Manchester South Little League: Umpire Central

Thursday, June 4
Stump the Ump - You make the call

Situation: With the bases loaded, and two outs, the batter hits a ball that lands in foul territory, but due to the spin on the ball, enters fair territory and stops. The ball did not pass either first or third base, and it did not touch a fence, player, or equipment. Would this be a fair ball?


Answer: Because the ball settled on fair ground and did not touch the person of a player or an umpire or any object foreign to the natural ground while in foul territory by definition of a Fair Ball (2.00) the ball would be considered live and in play.



Situation: Little League® (Major) and Minor Division Baseball: Runners on first and second, one out.

Runner on first base (R1) leaves base early and the pitched ball is hit by the batter. The batted ball is grounded to left field and the ball rolls between the left fielder’s legs, reaching the outfield fence. Both runners score, and the batter-runner advances to second base. You dropped the red flag indicating that a runner left early. Now what?


Answer: When a base runner leaves the base before the pitched ball has reached the batter and the batter hits the ball, the base runner or runners are permitted to continue. If a play is made and the runner or runners are put out, the out or outs will stand. If not put out, the runner, or runners, must return to the original base or bases or to the unoccupied base nearest the one that was left; In no event shall the batter advance beyond first base on a single or error, second base on a double or third base on a triple. The umpire-in-chief shall determine the base value of the hit ball.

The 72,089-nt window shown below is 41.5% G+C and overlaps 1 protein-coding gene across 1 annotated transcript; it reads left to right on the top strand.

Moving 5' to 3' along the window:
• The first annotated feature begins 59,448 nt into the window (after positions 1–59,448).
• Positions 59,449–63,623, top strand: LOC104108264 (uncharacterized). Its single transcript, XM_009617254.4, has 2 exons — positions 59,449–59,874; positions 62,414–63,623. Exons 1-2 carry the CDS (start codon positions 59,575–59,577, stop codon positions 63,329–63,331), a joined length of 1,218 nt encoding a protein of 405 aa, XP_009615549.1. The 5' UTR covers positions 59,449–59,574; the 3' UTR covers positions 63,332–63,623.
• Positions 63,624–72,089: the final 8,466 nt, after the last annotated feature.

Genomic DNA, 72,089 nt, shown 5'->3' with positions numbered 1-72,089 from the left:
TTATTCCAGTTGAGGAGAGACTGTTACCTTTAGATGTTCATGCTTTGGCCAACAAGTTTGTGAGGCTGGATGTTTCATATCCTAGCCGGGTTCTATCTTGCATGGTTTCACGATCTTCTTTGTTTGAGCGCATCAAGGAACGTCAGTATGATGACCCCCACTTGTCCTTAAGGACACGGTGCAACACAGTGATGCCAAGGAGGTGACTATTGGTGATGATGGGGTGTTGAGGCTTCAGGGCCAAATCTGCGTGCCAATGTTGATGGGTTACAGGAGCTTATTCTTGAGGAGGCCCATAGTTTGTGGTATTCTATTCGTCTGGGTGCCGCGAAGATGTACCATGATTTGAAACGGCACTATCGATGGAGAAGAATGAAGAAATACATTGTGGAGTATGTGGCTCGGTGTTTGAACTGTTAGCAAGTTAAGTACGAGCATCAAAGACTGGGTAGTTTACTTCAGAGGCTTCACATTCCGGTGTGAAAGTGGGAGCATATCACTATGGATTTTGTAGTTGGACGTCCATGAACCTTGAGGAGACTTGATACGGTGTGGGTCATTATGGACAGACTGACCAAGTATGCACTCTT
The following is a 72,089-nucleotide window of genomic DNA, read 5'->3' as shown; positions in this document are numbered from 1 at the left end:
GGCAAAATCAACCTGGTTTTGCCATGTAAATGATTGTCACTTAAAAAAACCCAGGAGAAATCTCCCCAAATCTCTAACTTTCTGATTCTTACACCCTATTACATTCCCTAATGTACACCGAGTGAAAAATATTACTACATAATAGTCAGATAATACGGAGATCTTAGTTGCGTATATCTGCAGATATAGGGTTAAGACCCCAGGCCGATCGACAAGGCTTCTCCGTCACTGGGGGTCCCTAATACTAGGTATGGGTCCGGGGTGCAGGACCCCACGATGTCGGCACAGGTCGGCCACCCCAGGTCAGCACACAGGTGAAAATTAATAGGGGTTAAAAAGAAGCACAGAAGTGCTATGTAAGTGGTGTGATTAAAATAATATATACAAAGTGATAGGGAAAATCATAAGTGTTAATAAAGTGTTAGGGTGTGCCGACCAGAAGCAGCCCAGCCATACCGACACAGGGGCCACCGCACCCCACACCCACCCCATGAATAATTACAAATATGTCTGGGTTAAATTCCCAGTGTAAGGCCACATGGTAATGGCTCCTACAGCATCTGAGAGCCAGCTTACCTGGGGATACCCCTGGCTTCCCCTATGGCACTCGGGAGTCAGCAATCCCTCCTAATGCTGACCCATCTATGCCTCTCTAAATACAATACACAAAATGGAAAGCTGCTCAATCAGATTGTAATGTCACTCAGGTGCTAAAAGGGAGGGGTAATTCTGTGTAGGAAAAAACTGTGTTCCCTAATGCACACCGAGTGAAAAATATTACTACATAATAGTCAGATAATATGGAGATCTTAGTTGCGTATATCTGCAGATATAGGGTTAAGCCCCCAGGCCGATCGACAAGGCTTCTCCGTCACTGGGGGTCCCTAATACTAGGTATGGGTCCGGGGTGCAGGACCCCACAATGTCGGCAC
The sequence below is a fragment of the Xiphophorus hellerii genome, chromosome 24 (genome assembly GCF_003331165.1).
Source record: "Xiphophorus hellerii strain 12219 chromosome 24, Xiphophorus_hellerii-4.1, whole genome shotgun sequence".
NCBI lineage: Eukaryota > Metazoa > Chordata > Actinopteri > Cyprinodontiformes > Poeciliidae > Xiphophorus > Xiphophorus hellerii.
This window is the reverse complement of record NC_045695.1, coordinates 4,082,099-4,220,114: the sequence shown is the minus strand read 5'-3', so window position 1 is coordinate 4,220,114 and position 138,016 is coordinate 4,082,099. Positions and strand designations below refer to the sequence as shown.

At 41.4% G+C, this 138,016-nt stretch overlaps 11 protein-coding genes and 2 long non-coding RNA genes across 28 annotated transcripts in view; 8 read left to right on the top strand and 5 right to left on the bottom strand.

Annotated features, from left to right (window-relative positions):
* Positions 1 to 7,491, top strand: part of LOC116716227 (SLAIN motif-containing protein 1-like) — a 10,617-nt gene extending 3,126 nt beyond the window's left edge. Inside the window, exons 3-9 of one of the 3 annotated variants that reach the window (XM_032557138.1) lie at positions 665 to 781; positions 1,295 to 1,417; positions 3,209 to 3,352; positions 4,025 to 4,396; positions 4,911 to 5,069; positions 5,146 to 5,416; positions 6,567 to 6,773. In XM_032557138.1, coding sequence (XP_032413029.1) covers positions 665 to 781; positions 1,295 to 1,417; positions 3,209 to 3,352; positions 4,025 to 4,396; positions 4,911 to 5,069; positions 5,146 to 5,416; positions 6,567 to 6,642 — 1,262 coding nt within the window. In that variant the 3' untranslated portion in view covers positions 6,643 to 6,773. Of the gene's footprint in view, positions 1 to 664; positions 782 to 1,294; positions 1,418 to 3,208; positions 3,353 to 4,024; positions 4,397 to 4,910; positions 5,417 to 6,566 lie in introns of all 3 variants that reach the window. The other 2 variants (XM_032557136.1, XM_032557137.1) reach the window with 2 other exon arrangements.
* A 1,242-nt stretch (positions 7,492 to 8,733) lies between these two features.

Call time and conference with the plate umpire asking him/her whether he/she would rule the hit a double or a single and an error. Let’s assume the plate umpire ruled it a single and an error. With the play being ruled a single and an error, you place the batter-runner on first base since in no event shall the batter advance beyond first base on a single or error. With second and third base open, you place R1 on second base and R2 on third base since these are the unoccupied bases nearest the ones that were last left.


Friday, May 22
Stump the Ump - You make the call

Q.  The third baseman is attempting to catch a high foul fly ball in the coach's box. The coach stands perfectly still and the third baseman comes in contact with the coach causing the third baseman to drop the ball. The umpire calls the ball foul. True or False.


 A.   False – Rule 7.11 – This is interference on the coach and the batter is called out. The coach must vacate any space needed by the fielder who is attempting to field a batted ball.



 Q.  The batter hits a ground ball to the shortstop, who makes a bad throw to the first baseman with the ball rolling up the first baseman's arm and ends up being trapped against the first baseman's shoulder. In the meantime, the batter-runner crosses first base, the first baseman did not drop the ball but the umpire calls the batter-runner safe. True or False.